Monday, June 16, 2008

I'll Be Seeing You...

I had a funeral today, an old woman, another widow of a World War II veteran, seamstress and wife and mother. To all outward appearances she was an ordinary person, except to her family, who cherished her kindness,tenacity, wicked sense of humor and perseverance in adversity.

Among the songs the family wanted to hear was an old standard, vintage, "I'll Be Seeing You." We usually don't have popular music in funeral services, but we try not to be too rigid about it, so we put it in, right after the remembrances and right before the Scripture readings and Sermon. It's a sentimental song, and I know it's a temptation to confuse sentiment with the gospel, but it did force me to think about some things a little more than usual. And even though it's not a religious song, I do, for some odd reason, love it.



So, after hearing the song, and during the sermon, I said this:

“And grace will lead me home.” That is true trust, trust in the sure foundation that each of us builds on in confidence. Because grace will lead us home, to the place where the evening light shines through the window, the place where God waits for us, where the place is prepared. Grace will lead us home, to the place where God will wipe away every tear from our eyes, where death and mourning and crying will be no more. This is our hope.

During World War II, people grew familiar with partings and with separation, and they liked to sing, “I’ll be seeing you in all the old familiar places/that this heart of mine embraces all day through.” They endured and they hoped for the day that they would be reunited, for the time when the war would be over, for the day when peace would return. They hoped for the day when their husbands, their sons, their fathers and mothers, their daughters --- would come home. “I’ll be seeing you… in all the old familiar places…" but our hope is even more: “I’ll be seeing you… where the home of God is among mortals, where he wipes away our tears, and makes all things new. I'll be seeing you when we beat our swords into plowshares, where the lion shall lie down with the lamb, when enemies will work together to rebuild cities. I'll be seeing you... where the blind will see, the hungry will eat, where we will dine together forever. I'll be seeing you where death and crying will be no more. "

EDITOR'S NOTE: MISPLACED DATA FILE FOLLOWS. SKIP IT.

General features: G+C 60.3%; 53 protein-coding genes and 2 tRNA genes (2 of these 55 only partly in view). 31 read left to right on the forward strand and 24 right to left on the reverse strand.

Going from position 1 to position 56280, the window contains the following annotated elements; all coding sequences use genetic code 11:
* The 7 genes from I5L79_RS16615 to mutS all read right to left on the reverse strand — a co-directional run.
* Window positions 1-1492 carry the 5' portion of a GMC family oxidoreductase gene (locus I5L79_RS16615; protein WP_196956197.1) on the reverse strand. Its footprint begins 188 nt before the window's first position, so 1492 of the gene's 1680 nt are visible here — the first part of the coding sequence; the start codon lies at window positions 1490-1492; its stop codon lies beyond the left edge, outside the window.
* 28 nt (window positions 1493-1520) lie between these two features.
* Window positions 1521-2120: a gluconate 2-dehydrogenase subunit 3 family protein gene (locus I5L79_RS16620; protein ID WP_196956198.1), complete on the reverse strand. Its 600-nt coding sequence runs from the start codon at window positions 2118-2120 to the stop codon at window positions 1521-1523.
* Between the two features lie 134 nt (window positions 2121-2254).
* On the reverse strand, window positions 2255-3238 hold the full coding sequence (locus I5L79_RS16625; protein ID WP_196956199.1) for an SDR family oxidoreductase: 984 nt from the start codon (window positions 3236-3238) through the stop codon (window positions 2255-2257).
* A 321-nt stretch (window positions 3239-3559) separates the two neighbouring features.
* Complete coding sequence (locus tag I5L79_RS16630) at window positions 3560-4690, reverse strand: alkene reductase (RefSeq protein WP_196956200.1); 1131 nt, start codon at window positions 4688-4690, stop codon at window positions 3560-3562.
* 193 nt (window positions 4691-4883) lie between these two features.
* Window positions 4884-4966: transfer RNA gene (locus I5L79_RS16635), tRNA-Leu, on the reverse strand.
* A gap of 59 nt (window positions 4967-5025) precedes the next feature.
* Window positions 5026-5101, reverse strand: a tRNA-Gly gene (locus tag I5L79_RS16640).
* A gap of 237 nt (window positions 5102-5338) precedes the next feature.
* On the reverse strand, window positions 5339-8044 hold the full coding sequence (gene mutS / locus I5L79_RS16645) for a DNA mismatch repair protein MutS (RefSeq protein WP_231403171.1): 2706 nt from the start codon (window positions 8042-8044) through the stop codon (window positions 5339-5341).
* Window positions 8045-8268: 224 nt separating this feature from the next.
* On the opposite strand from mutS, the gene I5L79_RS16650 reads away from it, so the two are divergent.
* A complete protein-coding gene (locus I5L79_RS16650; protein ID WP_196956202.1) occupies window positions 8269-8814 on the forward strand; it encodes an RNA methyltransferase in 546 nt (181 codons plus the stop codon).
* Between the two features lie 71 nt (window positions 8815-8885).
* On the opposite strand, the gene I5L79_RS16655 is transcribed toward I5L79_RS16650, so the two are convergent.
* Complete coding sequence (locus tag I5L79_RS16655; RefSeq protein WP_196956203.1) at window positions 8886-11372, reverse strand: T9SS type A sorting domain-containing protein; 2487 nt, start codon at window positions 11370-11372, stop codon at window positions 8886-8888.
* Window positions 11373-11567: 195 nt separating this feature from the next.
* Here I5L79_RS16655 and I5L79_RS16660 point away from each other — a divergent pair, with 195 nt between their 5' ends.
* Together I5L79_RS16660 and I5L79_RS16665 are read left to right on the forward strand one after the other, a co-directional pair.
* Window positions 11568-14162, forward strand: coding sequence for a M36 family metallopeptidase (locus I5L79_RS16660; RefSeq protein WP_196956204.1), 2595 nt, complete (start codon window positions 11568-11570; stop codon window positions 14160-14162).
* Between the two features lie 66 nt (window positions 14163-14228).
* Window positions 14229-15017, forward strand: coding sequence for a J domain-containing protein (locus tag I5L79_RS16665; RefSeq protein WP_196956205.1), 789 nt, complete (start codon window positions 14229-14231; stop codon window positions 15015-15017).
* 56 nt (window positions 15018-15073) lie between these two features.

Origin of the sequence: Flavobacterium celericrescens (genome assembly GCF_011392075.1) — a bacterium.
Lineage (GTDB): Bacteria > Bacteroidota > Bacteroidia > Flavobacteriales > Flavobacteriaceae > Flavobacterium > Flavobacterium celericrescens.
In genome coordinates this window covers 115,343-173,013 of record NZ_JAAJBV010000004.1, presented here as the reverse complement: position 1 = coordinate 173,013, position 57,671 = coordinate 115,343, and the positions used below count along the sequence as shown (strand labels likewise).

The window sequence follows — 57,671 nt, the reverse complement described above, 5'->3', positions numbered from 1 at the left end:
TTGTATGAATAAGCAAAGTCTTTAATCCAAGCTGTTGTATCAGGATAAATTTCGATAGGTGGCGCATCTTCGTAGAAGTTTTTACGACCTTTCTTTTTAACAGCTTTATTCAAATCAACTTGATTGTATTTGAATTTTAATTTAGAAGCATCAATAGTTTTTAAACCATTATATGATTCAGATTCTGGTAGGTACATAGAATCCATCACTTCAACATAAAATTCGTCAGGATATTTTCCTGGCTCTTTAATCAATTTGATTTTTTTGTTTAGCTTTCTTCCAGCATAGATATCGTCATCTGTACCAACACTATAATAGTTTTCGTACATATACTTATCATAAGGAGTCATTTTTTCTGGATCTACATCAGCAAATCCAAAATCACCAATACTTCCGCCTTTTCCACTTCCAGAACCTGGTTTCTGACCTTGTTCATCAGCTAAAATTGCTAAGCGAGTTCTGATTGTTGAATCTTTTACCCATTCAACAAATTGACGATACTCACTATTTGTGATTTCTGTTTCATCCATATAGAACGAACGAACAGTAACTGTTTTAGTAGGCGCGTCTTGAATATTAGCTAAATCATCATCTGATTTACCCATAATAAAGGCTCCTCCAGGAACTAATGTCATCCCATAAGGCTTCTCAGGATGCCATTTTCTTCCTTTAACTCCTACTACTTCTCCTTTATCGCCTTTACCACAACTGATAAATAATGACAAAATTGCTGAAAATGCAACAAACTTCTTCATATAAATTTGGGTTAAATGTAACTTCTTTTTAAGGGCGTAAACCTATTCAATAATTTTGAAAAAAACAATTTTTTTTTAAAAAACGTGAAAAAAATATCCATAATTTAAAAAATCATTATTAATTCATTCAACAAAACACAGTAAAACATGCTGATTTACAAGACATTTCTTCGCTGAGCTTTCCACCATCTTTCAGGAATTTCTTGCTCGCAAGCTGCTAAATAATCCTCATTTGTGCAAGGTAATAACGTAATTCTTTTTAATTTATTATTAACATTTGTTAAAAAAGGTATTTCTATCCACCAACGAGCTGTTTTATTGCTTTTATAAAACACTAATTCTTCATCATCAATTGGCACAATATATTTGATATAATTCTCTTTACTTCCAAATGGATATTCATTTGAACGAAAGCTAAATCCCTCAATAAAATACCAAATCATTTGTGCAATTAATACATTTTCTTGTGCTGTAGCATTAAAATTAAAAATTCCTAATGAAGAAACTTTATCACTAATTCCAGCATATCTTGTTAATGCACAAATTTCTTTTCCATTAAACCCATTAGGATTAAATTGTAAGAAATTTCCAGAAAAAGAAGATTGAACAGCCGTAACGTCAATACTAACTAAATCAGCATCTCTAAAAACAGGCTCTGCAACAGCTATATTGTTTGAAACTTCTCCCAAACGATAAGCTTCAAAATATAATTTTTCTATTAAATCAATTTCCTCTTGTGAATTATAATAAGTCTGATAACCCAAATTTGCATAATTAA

And grace will lead us home.

13 comments:

Rev SS said...

Beautiful ... and great example of the kind of pastoral care that people deserve at a time like this

Ruth Hull Chatlien said...

Lovely. I'm continually impressed with your gift of shepherding.

And it's good to learn that you're another Scandinavian. Yes, I've known some very shy Norwegians. My best friend throughout junior high and high school and the boy I loved in high school were both half Norwegian.

Barbara B. said...

yes, agree with rev ss!

more cows than people said...

lovely.

DogBlogger said...

Beautiful. Lovely.

Grandmère Mimi said...

Diane, you tied the popular song in with the Gospel in your sermon in a beautiful way, while pleasing the family with its inclusion. I love the song, too. And it's true. Our hope is that we will be seeing one another when grace leads us home.

CJWille said...

One of my favorite verses is from John. Jesus promises that he goes to prepare a place for us. So singing "I'll be Seeing You" seems poignant and touching to the me in light of the family's sense of anticipating their next meeting with her. You did well to embrace it and blend it with your funeral message. Thank you for sharing.

Diane said...

CJ, that was my preaching text, from John 14. I also brought in portions of Revelation 21. thanks for your comments!

FranIAm said...

Oh Diane, that was beautiful.

Katherine E. said...

Lovely, Diane. Thank you.

Jiff said...

Will you be my pastor?

zorra said...

That is wonderfal. You are an awesome preacher. Thanks for posting this.

Singing Owl said...

Oooh, Diane, how absolutely lovely! I listened to Billie Holiday's voice, thinking of a WW II widow, and it made me cry--not even knowing the woman. I say, well done!